Such issues give rise to such derisive phrases as “stinkhole prosperity.”
But a low return on energy also applies to mining and refining minerals, from gold to gallium (found in trace amounts in zinc ore and bauxite). The same principle applies. The less concentrated the ore, the more tons of earth that must moved to get it, and the more energy applied to refine it. If that energy comes from low EROI energy, we have a double whammy. Everything becomes tougher to obtain.
Several sources other than ebullient resource companies have estimated the peak times for extracting various minerals. Without allowing for lower EROI energy, Andre Dierderan projected from 2% annual growth rates that workable reserves of almost all commonly used minerals would peak within 40 years. That is a short lead time to adjust.
Arguably the most comprehensive estimates are by L. David Roper from Virginia Tech. His formulas have been tested for the past 40 years. He does not allow for low EROI energy, but does factor in recycling. (Some is lost with every pass through recycling, so it is not a 100% recovery process.)
In short, growth of physical consumption at the present rate cannot be sustained indefinitely, regardless of the technology used. Trying to pinpoint exact dates for reaching limits is useless. Too many variables are involved. Obviously decreasing our consumption rates will make supplies last longer – but how long? It is enough to realize that we are within perception distance of the big squeeze – Compression – with changes that will probably make our experiences of the past 100 years pale by comparison.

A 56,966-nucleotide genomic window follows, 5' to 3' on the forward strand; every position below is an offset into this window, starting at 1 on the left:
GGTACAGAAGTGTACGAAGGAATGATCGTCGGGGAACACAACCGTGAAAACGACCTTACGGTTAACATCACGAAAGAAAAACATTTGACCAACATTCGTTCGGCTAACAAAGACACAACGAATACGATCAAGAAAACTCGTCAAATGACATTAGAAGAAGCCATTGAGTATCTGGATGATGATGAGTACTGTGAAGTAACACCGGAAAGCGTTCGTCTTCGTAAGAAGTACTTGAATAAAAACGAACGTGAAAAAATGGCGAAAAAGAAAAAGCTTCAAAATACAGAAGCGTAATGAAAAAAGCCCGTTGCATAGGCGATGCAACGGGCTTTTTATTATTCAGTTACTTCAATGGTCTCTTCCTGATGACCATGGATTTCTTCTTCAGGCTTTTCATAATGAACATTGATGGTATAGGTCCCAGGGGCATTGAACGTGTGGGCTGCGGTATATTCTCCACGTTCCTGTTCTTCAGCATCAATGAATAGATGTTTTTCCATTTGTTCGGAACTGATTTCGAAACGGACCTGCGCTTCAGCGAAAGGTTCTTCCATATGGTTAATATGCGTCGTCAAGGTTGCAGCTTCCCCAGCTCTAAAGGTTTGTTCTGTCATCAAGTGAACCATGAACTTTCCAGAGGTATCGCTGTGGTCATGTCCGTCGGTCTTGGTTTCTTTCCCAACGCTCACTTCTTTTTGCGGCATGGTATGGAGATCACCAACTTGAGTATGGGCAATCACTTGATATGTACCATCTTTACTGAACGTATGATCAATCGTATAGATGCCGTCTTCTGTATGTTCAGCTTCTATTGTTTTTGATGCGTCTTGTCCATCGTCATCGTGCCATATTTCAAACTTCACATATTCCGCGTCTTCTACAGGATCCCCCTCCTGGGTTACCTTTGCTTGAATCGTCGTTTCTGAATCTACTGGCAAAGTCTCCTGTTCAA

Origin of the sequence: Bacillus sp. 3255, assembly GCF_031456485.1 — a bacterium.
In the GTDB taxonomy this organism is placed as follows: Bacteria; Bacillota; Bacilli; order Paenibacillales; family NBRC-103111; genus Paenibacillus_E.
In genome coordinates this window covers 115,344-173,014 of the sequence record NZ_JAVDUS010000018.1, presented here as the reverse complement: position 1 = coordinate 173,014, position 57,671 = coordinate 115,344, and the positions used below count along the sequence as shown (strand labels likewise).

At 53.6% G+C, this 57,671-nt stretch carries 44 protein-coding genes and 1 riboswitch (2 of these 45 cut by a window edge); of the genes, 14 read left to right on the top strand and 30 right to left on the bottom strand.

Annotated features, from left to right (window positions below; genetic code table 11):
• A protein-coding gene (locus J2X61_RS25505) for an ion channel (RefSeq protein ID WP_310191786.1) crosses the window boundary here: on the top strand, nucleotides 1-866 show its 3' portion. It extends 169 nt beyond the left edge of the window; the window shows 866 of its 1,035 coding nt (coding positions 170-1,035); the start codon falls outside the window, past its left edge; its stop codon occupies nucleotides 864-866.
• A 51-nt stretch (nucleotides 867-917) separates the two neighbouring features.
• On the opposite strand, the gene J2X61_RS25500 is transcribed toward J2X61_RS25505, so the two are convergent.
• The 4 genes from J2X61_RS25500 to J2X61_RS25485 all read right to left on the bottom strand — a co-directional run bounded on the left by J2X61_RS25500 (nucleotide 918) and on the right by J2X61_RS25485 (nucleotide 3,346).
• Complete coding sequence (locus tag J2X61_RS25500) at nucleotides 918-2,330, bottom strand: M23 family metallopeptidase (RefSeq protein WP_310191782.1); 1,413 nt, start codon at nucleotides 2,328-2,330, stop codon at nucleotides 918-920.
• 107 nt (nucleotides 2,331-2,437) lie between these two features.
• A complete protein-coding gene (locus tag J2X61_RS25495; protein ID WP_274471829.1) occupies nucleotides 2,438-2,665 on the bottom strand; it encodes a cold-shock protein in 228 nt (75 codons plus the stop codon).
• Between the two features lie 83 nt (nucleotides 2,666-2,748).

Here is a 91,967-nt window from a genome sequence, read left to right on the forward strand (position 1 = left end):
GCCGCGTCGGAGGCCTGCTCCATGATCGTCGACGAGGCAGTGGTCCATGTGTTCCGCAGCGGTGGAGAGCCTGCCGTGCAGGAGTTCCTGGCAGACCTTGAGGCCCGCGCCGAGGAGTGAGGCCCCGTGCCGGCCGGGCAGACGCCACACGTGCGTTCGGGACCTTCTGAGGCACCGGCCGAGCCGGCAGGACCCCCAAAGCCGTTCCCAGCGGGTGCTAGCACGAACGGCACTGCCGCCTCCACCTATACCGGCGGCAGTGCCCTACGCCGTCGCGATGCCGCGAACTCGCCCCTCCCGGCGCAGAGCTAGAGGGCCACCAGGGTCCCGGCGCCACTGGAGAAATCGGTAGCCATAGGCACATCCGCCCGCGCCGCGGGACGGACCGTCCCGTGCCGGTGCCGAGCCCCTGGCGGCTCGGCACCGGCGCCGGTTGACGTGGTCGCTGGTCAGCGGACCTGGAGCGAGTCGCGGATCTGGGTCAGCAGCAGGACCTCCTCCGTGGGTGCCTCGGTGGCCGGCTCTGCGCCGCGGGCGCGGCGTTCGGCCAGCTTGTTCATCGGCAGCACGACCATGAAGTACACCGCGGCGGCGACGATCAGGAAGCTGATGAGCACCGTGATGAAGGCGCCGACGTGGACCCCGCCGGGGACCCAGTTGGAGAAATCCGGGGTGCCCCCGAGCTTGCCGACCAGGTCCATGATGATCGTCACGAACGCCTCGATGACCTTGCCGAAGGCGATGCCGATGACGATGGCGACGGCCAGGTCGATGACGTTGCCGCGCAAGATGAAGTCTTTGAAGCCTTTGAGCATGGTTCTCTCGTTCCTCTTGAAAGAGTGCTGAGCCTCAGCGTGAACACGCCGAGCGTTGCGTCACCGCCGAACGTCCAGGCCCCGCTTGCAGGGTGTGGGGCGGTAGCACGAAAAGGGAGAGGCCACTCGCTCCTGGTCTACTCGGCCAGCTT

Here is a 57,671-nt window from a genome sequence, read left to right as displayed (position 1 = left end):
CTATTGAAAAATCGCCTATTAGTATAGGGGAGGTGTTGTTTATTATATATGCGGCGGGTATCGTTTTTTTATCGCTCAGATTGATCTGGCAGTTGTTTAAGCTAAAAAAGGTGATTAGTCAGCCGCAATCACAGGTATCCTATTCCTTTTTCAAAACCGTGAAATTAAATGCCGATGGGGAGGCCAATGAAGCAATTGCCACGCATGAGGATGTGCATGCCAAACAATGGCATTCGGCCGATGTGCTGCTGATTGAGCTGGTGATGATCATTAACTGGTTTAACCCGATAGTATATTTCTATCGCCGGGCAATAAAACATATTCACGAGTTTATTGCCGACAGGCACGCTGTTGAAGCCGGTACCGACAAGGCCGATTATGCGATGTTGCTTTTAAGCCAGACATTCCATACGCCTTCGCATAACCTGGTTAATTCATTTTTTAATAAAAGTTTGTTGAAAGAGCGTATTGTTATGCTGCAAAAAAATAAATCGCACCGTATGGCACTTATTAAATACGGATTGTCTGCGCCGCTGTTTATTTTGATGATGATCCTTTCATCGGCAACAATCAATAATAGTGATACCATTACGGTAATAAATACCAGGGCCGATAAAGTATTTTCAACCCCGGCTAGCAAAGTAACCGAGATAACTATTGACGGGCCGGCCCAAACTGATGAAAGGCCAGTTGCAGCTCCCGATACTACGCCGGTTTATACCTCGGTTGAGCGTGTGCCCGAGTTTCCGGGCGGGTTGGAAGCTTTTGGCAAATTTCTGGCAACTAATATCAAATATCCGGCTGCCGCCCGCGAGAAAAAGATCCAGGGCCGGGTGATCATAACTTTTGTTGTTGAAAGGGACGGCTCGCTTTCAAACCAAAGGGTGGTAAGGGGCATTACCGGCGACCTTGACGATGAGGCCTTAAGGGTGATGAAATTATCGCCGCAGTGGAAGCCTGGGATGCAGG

That is why the Compression Institute holds that we must seriously prepare for a future in which we use far less stuff. The clincher argument is that were there no limits on extraction and disposal, trying to consume as much as we can makes no sense anyway. Something fundamental is wrong with an economic system that drives us to maximize consumption.
Using far less stuff will not make all problems melt away. Some of them might melt away, but there is no magic. However, using far less stuff will reduce the size and scope of the predicaments that we are making for ourselves.
Finally, this greatly challenges mindsets in the advanced industrial world, where about three fourths of all traded energy and materials are consumed. Very few of us living in industrial economies are eager to cut back. One reason is because it strains the imagination picturing what such a different world would look like. What, specifically, would we do and what would life be like? In future episodes, we will try to paint some pictures of what that might look like. We will ask you to help.
Physically, industrialized economies evolved to run on abundant energy. Finance was the primary guidance system and a major motivator. (Just compound interest is a growth formula, and expectations of growth are baked into the system.) Energy propelled very rapid expansion. But with the big squeeze approaching, this guidance system needs deep rethinking; more than a few tweaks.
Fortunately, the existing system is not totally misdirected. It has evolved at its fringes a lot of thinking that edges us in a new direction. The lean, quality, and sustainability movements all value the elimination of waste, and we can build on the disciplines of this kind of thinking. Policy level changes are desired and necessary, but the Compression Institute is dedicated to helping us learn at the operational level where “things are done” how to create model initiatives to cope with the realities we see approaching.